Abbot Point environment impact study currently under way
THE State Government has taken another step towards finalising the Abbot Point expansion project with studies for an environmental impact statement beginning Thursday last week.
State Development Minister Anthony Lynham said the EIS would take six to nine months, with a 20 business-day public consultation period - highlighting this was twice the duration offered by the previous government.
"The Palaszczuk government intended for the project to follow due process... unlike the former government who tried to rush through a project which would have harmed the Caley Valley Wetlands without proper scrutiny," he said.
Queensland Resources Council acting chief executive Greg Lane welcomed the announcement of the EIS.
"While activists will continue to rail against the development of coal mines, I'm pleased to see that the Queensland Government will base its decision on the expansion on science. Like the government, we know that you can protect the environment, while providing the resources needed by an energy hungry world," he said.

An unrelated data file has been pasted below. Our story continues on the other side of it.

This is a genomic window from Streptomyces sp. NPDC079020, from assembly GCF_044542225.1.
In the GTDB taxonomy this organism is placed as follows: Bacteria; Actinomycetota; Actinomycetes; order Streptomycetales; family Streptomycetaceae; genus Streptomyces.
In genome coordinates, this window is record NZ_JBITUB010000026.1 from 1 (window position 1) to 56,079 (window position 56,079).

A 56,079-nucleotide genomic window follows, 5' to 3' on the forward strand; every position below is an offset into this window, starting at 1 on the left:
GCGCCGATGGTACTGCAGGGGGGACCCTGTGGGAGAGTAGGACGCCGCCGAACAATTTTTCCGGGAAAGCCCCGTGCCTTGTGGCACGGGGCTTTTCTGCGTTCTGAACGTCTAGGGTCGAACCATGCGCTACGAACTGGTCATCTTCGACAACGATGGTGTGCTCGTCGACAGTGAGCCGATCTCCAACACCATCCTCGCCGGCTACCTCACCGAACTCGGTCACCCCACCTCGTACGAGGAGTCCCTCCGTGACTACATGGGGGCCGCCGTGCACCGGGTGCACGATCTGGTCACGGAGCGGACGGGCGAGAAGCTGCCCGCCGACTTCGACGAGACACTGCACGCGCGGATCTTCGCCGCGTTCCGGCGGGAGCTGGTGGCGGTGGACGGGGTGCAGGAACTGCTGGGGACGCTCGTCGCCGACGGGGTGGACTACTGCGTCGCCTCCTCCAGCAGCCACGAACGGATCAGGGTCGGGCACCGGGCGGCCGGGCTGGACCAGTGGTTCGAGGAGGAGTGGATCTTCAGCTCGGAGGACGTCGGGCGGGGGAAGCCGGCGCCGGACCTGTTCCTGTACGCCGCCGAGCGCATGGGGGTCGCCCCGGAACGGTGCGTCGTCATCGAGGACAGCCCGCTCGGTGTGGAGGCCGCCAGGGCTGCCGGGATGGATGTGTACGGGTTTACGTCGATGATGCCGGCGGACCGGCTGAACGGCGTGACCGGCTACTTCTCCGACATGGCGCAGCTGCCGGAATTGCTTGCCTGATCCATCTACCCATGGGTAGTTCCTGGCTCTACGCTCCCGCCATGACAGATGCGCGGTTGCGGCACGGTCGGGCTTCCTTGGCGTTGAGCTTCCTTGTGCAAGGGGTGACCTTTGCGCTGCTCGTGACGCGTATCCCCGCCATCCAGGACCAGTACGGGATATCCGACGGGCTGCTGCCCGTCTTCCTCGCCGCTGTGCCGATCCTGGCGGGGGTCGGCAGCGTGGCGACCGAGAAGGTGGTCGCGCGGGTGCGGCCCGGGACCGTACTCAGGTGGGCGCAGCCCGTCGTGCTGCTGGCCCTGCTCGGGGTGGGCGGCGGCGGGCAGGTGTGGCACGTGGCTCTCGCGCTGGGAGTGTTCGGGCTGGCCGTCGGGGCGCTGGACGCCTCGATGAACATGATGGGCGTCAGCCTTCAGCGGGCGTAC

The State Government claims the expansion will create around 120 jobs over a four month period.
Despite opposition from environmental groups, Dr Lynham said it was possible to have these jobs, the expansion and a healthy Great Barrier Reef.
"This government is committed to a balanced approach to protecting the environment and delivering vital infrastructure," he said.
"There's no question about it, Queensland can have this vital port infrastructure and a vibrant Great Barrier Reef - the findings of the EIS will show us the best way to achieve this."
Dr Lynham also pointed out the EIS would not come out of taxpayers' pocket.
"The full cost of the EIS will be paid for by mine proponent Adani, not taxpayers," he said.
The EIS will investigate the flow-on effects of the proposed dredging of 61ha of seabed, the social and economic impacts of the expansion, any possible impacts on marine and terrestrial flora and fauna as well as the management of cultural heritage in consultation with the Juru traditional owners.